- Analyses the choices and behaviour of the 6.5 million members and 616,000 employers using NEST
- Data demonstrate the success of auto enrolment, opt-out rates far lower than anticipated
- Women appear to be saving more into NEST than men
Today (28 June 2018) NEST Insight and Vanguard are delighted to announce the launch of How the UK Saves, one of the most extensive studies of retirement savings published in the UK. This inaugural report explores the choices, demographics, behaviours and likely outcomes of the nearly 6.5 million people using the National Employment Savings Trust (NEST).
Crucially, many of NEST’s members are those who have historically been left behind or ignored by workplace pension saving. As a result, the research provides a unique window into the financial experiences of low and mid-income earners in the United Kingdom, and the pension system that many will rely heavily upon in retirement.
Data demonstrate the success of auto enrolment
Auto enrolment has transformed participation rates. Fully 92% of active NEST members have been automatically enrolled. It is also encouraging to note that more than 250,000 people have chosen to opt into the scheme voluntarily, particularly as this group tended to be young and with very low incomes, and may not have previously been saving for retirement.
William Allport, Senior Retirement Strategist, Vanguard, comments:
‘Opt-out rates have proved to be significantly lower than many commentators feared. Moreover, few of those that that did opt out said they planned to rely on the State Pension, strongly suggesting that the importance of private saving for retirement is increasingly understood.’
Considerable gender differences in income and saving behaviour
While men have more money saved for retirement than women on average, this largely reflects average female earnings being lower than men’s. Adjusting for earnings, women have higher contributions and higher corresponding balances than men. This is particularly true for workers on low incomes.
William Allport, Senior Retirement Strategist, Vanguard, comments:
‘After controlling for earnings, women appear to be saving more than men, within the NEST arrangement. It’s a very interesting finding, and a subject we’ll be researching further.’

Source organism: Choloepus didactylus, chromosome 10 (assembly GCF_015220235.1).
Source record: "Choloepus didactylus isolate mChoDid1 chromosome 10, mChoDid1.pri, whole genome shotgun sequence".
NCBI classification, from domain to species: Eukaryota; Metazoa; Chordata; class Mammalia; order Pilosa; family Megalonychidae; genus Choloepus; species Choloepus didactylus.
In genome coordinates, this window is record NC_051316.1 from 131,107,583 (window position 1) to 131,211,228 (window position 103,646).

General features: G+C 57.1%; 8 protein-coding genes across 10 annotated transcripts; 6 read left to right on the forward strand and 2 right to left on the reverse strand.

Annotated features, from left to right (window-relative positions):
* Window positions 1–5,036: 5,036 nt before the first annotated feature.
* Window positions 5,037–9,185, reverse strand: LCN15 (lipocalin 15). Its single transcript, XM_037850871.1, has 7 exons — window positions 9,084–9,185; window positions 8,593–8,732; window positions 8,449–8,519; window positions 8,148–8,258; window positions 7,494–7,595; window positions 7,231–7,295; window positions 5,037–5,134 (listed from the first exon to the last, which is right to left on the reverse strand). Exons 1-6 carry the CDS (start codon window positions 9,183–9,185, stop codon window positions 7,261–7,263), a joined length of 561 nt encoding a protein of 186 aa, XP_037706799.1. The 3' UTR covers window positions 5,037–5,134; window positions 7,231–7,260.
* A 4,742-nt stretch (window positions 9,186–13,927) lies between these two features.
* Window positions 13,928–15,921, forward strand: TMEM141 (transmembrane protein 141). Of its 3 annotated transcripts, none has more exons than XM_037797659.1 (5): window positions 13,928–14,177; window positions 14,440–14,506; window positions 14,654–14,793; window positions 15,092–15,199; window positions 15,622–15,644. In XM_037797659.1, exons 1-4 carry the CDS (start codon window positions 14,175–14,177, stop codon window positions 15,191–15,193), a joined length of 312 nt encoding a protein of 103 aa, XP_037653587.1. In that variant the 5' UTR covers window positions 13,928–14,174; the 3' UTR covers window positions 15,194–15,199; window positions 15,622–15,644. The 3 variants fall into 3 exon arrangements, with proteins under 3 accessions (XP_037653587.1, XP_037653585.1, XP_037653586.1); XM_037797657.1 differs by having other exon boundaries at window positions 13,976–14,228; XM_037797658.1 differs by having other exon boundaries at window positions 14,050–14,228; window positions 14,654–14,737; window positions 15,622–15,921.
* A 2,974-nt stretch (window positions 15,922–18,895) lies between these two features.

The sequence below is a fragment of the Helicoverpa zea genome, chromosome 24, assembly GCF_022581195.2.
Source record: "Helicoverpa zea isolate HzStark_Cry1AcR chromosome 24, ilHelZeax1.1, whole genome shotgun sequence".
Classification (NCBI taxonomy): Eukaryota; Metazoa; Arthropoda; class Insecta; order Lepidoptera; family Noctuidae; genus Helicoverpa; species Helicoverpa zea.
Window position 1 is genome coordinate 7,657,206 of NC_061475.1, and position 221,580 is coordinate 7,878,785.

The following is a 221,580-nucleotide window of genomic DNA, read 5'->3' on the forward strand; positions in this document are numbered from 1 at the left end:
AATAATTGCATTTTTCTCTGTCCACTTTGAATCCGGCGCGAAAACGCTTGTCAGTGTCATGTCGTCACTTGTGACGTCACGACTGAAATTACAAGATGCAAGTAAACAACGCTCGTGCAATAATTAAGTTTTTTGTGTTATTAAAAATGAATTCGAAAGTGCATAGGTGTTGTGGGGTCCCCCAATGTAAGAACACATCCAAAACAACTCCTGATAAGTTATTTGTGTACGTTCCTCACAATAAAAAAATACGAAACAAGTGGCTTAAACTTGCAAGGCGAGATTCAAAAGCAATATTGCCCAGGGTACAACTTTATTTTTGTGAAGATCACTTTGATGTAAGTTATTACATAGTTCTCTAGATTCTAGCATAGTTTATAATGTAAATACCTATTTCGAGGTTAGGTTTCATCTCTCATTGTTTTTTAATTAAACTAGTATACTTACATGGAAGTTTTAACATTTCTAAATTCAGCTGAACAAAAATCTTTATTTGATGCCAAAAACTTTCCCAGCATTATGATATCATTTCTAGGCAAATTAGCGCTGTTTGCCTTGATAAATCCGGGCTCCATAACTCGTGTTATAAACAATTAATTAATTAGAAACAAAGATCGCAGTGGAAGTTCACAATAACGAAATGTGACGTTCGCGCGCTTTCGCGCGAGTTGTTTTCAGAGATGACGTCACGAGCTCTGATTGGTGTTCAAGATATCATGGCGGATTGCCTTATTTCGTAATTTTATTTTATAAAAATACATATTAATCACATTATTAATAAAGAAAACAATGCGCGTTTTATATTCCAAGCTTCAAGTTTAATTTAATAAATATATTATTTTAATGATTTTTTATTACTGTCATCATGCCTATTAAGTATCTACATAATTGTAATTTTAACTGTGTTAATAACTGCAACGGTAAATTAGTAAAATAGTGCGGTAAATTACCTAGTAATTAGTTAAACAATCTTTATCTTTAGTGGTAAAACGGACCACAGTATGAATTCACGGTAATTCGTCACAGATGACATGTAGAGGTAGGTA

Meaningful and growing contributions
Absolute balances are still small, a result of the decision to keep initial contribution rates low, and that auto-enrolment remains in its start up phase. With the first increase in contributions now delivered, and another to come in 2019, savings are anticipated to grow more quickly.
Will Sandbrook, executive director, NEST Insight, comments:
‘Auto-enrolment is still in its infancy, but has the potential to materially improve the quality of life for retirees, particularly those on low incomes. It is very difficult to make predictions this far out, but the projections used in this report suggest that a typical low-income 22-year-old might generate an income of £3,000 per year in retirement, in addition to their state pension. That equates to a 55% replacement ratio, a really meaningful lift for a low income retired household.’
Vanguard and NEST Insight hope How the UK Saves will help to inform the debate with both industry practitioners and the public as to how best to improve retirement outcomes in the UK.
Helen Dean, Chief Executive Officer, NEST, commented:
‘We’re delighted to have been able to partner with Vanguard to produce this research. We expect to issue this publication annually, and expand on the work done here. Alongside Vanguard, we would welcome a collaborative effort between providers of major defined contribution (DC) schemes in addressing the challenges raised by the report.’
Sean Hagerty, Head of Europe, Vanguard, commented:
‘We’re indebted to NEST for making all of these data available. We hope this report will be useful to anyone in learning how policy, engagement and product design flow through to members’ outcomes. We also hope it will prove a useful yardstick for investors themselves, in understanding the pension system many will rely on in retirement.’
Key facts and figures
- NEST members: 6.5 million
- NEST employers: 616,000
- Opt-out rate: 8% on average, and lower for younger members
- Average member: 38 years old, earning £18,534 p.a.
- Gender split: 54% male, 46% female
- Industries: Health and Social Care (14%), Employment (14%), Retail (9%), Catering and Accommodation (9%)
- Job turnover: 40% change jobs in any given year
- Adjusted for earnings, for incomes below £10,000 women’s median balances were 13% higher than men’s.
- For incomes between £10,000 and £14,999 women’s balances were 20% higher.
For the full report, including in depth analysis of the topics covered above, as well as adequacy rates, NEST’s investment returns, asset allocation, transfers and disbursement, please visit:
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For more information, or to arrange an interview with the report’s authors, please contact the press officers listed below.
Notes to editors
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Clare Hodgkinson, NEST Insight communications manager:
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Rozie Green, Lansons:
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About NEST Insight
NEST Insight is a collaborative research unit set up by NEST Corporation to help understand and address the challenges facing NEST members and other defined contribution savers.
Since establish the first indexed mutual fund in 1976, Vanguard has grown into one the world’s largest and most respected investment management companies. Vanguard manages £3.74 trillion on behalf of investors worldwide (source: Vanguard as at 31 December 2017).
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